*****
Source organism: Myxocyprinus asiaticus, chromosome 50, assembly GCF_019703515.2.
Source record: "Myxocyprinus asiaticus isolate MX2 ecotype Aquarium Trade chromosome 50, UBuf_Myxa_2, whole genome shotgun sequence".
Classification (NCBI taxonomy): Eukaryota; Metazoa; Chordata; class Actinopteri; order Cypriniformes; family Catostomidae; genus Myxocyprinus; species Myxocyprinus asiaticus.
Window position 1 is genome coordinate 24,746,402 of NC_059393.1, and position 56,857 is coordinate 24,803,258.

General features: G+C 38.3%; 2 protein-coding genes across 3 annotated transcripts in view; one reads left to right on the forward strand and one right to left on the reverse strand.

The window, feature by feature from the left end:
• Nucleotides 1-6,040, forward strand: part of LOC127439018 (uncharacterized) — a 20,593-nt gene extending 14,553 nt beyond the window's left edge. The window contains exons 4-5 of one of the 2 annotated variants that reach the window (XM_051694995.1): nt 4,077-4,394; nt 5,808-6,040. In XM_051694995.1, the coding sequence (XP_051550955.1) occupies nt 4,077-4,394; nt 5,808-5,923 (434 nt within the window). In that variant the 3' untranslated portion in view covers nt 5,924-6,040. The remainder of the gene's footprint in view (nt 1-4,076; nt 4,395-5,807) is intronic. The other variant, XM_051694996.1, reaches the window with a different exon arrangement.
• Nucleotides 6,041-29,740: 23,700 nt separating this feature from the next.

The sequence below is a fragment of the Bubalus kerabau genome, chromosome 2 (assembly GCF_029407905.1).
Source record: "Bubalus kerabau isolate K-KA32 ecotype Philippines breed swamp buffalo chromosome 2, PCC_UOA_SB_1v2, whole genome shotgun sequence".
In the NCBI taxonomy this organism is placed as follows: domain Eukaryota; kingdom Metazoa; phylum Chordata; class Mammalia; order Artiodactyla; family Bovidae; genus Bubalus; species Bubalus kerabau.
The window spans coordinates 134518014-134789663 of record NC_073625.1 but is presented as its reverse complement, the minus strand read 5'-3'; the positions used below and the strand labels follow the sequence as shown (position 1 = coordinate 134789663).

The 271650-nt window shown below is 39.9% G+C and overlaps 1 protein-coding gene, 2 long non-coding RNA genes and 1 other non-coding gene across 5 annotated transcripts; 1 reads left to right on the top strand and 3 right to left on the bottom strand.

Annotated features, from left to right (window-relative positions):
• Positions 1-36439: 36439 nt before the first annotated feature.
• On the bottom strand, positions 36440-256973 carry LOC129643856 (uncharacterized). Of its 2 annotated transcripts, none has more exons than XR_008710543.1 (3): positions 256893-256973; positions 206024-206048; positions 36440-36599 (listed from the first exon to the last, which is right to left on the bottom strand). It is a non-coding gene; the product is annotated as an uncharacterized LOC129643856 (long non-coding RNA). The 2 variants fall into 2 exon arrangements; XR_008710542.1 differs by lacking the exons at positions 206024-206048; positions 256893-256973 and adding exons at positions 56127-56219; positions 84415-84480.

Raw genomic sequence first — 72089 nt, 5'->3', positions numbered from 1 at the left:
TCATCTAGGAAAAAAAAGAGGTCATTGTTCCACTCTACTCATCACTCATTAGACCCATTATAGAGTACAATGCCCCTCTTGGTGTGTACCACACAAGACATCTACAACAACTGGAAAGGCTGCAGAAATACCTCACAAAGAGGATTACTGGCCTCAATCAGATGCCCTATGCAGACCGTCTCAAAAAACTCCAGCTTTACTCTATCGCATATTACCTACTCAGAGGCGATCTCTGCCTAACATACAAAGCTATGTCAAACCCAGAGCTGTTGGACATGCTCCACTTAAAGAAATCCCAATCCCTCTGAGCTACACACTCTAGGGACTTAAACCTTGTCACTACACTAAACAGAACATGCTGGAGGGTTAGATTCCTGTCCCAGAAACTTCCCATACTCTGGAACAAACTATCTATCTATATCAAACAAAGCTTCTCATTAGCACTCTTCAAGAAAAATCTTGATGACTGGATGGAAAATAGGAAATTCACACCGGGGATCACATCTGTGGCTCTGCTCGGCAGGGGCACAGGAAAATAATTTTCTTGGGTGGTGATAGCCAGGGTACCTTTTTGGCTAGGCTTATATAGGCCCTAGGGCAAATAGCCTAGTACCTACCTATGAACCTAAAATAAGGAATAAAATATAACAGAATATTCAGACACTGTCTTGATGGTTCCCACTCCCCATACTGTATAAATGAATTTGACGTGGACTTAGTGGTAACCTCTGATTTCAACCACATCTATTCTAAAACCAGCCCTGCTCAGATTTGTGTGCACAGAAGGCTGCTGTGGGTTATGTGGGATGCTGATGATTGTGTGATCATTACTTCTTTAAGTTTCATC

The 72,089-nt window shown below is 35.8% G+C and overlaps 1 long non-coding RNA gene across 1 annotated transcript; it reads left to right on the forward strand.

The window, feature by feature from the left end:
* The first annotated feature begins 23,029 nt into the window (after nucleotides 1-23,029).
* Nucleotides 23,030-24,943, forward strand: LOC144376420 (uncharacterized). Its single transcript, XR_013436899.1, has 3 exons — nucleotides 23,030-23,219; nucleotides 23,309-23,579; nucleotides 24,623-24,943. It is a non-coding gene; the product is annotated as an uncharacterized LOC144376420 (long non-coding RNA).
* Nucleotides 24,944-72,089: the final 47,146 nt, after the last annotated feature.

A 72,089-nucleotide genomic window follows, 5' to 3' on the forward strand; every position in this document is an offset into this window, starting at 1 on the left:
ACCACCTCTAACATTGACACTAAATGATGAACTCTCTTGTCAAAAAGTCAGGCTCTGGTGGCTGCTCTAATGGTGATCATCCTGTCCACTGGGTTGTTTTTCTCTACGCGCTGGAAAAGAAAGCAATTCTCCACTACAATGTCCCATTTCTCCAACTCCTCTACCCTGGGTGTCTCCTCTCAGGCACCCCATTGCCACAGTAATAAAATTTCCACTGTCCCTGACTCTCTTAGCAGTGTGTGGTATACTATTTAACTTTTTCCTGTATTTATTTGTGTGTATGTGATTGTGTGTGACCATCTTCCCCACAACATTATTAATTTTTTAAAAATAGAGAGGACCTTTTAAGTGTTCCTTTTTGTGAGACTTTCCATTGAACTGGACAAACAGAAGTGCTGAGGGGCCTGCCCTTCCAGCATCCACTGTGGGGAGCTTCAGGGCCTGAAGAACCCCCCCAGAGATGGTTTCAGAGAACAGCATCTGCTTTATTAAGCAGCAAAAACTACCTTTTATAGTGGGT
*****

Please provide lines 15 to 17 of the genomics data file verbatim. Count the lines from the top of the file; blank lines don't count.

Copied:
• Positions 1-36439: 36439 nt before the first annotated feature.
• On the bottom strand, positions 36440-256973 carry LOC129643856 (uncharacterized). Of its 2 annotated transcripts, none has more exons than XR_008710543.1 (3): positions 256893-256973; positions 206024-206048; positions 36440-36599 (listed from the first exon to the last, which is right to left on the bottom strand). It is a non-coding gene; the product is annotated as an uncharacterized LOC129643856 (long non-coding RNA). The 2 variants fall into 2 exon arrangements; XR_008710542.1 differs by lacking the exons at positions 206024-206048; positions 256893-256973 and adding exons at positions 56127-56219; positions 84415-84480.

Raw genomic sequence first — 72089 nt, 5'->3', positions numbered from 1 at the left: